Taken as a whole, the “competitiveness” of the United States economy – that is, its productive capacity to generate growth – is very high in comparison with other economies. Of course, there continue to be areas where improvements would be desirable, some of which are noted above. The recent corporate tax cuts in the US will register as a plus in the next global ranking. But the tax rate is just one of some 115 factors that enter into the WEF’s analysis. Moreover, the ability of US firms to compete in international markets is also affected by external factors such as exchange rates and the trade measures of other countries, including those determined by international trade agreements and global trade rules. Were the United States to impose significant trade restrictions and were other countries to respond in kind, as they surely would, the domestic economy’s competitive edge would not be sufficient to prevent serious harm to the country’s exports.

Bill Witherell, Ph.D.
Chief Global Economist
Email | Bio


[1] Sources: The World Economic Forum, The Global Competitiveness Report 2017–2018, Geneva, September 26, 2017; available for download at http://www.weforum.org/gcr.
[2] The Global Competitiveness Report 2017–18, page 303


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Value vs. Equal Investing: It’s More Than Just That Month

The US stock market had a marvelous year in 2017. The major benchmark S&P 500 returned 21.60%[1] including dividends. But savvy investors probably noticed that there were some significant discrepancies among the major indexes: If you chose the tech-heavy NASDAQ composite, you would have made 29.58%[2] last year, while if you invested in the small-cap Russell 2000, you would have profited only 14.52%[3].

It appears that volatility wasn’t the only number that was suppressed in the stock market last year: Stock correlations also remained low. So what does it mean to investors when stock correlations are low?

Simply put, stock correlations measure the contemporaneous movement among stocks and explain why stocks move in different directions. Stock correlations are particularly important statistics for portfolio weighting, while weighting is important for portfolio returns. For example, the large-cap S&P 500 is value-weighted, meaning that each stock makes up a portion of the index according to its market cap. Therefore, the mega-caps in the S&P 500 are capable of single-handedly driving up the index. However, if the S&P 500 were equal-weighted, then all the stocks would contribute in the same way to move the overall market.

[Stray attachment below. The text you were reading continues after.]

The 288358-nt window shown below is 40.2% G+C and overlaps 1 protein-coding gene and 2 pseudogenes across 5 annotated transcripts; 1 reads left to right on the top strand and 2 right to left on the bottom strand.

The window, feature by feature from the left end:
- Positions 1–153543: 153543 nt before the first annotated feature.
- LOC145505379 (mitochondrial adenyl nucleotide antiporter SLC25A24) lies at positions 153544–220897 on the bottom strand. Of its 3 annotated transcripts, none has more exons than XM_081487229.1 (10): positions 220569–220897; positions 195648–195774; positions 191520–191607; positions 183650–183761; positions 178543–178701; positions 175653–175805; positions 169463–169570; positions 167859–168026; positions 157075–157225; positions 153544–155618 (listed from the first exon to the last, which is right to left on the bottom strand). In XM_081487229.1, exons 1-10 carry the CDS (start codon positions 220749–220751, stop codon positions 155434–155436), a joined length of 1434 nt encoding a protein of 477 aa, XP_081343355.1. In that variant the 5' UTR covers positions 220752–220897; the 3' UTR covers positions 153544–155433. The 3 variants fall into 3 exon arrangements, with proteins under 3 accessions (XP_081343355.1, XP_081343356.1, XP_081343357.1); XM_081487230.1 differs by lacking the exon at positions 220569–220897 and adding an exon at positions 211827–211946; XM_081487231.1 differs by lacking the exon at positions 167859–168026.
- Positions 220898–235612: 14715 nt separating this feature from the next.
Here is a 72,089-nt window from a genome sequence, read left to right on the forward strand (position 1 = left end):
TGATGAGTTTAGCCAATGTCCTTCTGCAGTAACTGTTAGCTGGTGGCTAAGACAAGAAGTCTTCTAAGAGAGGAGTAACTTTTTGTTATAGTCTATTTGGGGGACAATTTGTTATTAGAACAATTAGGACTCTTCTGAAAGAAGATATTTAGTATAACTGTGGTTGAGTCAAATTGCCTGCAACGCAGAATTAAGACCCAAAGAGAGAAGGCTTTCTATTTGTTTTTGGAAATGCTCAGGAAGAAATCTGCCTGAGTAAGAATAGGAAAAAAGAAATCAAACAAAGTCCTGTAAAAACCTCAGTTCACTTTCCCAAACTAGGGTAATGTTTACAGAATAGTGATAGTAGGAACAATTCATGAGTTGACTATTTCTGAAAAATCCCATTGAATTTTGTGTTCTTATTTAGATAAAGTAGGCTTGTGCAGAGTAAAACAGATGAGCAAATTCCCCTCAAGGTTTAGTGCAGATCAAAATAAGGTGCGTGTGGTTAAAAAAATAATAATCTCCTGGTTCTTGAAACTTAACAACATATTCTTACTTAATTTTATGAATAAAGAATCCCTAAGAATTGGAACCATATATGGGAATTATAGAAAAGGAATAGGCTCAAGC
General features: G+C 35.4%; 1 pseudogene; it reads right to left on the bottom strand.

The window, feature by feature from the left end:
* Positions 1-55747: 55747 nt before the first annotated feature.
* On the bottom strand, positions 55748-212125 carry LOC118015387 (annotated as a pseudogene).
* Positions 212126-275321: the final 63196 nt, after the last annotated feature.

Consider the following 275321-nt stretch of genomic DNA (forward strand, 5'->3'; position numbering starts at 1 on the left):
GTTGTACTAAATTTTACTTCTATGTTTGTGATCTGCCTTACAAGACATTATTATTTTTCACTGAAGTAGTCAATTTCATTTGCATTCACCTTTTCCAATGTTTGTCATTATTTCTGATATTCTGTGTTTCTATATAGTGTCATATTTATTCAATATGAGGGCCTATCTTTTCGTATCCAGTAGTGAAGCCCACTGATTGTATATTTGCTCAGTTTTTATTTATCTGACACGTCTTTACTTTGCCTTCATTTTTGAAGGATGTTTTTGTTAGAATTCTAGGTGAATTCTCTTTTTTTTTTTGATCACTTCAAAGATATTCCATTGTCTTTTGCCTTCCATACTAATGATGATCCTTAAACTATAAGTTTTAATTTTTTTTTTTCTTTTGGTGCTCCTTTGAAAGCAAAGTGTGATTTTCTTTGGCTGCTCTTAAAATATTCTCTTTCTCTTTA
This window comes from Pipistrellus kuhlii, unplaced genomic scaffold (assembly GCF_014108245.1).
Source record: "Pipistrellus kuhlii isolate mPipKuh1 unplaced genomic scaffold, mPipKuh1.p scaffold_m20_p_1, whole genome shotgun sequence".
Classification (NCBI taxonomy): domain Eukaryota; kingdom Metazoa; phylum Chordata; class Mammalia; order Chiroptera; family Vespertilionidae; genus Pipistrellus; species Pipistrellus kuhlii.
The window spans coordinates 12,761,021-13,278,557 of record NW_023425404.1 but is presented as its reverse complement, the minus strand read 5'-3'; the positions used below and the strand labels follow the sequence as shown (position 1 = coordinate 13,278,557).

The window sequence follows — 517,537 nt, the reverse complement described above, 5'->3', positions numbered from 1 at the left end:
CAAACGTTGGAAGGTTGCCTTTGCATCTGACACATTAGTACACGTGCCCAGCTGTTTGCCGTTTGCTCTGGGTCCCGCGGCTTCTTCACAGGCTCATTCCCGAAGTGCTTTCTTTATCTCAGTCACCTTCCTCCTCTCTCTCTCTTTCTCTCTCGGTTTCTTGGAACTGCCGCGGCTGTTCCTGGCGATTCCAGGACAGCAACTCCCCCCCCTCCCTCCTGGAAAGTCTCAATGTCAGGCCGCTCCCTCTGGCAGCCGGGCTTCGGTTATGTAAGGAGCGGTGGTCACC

How much does the weighting scheme matter to a portfolio? Let’s compare the value-weighted and equal-weighted S&P 500 performance history, as shown in Figure 1 below. Starting from the bottom of the financial crisis in March 2009, the equal-weighted ETF RSP outperformed the value-weighted ETF SPY by 30%, simply due to the weighting difference.

 


Figure 1. SPY vs. RSP since March 2009
Source: Yahoo! Finance
To form a comprehensive picture of the value vs. equal investing difference, we construct a 30-year portfolio starting from 1986. We include all stocks listed on the NYSE, NYSE American, NASDAQ, and ARCA markets, excluding ADRs. Both portfolios are monthly, including distributions. The difference between the two portfolios after 30 years is quite significant: While the value-weighted portfolio generated an 1,838.66% return, the equal-weighted portfolio returned 2,443.71%. We notice that value outperformed equal rather well during the tech-bubble period, when stock correlations were relatively low due to the crowded trade in the Technology sector. Nevertheless, during the following years, when stock correlations reverted to normal, the equal portfolio outperformed the value portfolio.

Figure 2. Value vs. Equal Since 1986
Source: Center for Research in Security Prices

Is there anything else that explains the equal weighting outperformance besides stock correlations? Yes. The answer is January. We notice that the equal-weighted portfolio averages a 3.98% return in January across the 30 years, 3.11% above the value-weighted portfolio, while there is no dramatic difference for the rest of the year. This pattern suggests that the difference between the value-weighted and equal-weighted portfolios comes mainly from just one month. In fact, this “January effect” has long been documented by academic research. Scholars find that while stocks generally rise in January, small-caps tend to be more affected than large-caps are. Generally, low stock correlation dictates the divergence between value and equal investing. Beyond that, low stock correlation signals a stock picker’s market – more specifically, one needs to choose the right sector to generate alpha.

Leo Chen, Ph.D.
Portfolio Manager & Quantitative Strategist
Email | Bio


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[1],[2],[3] – Source: Bloomberg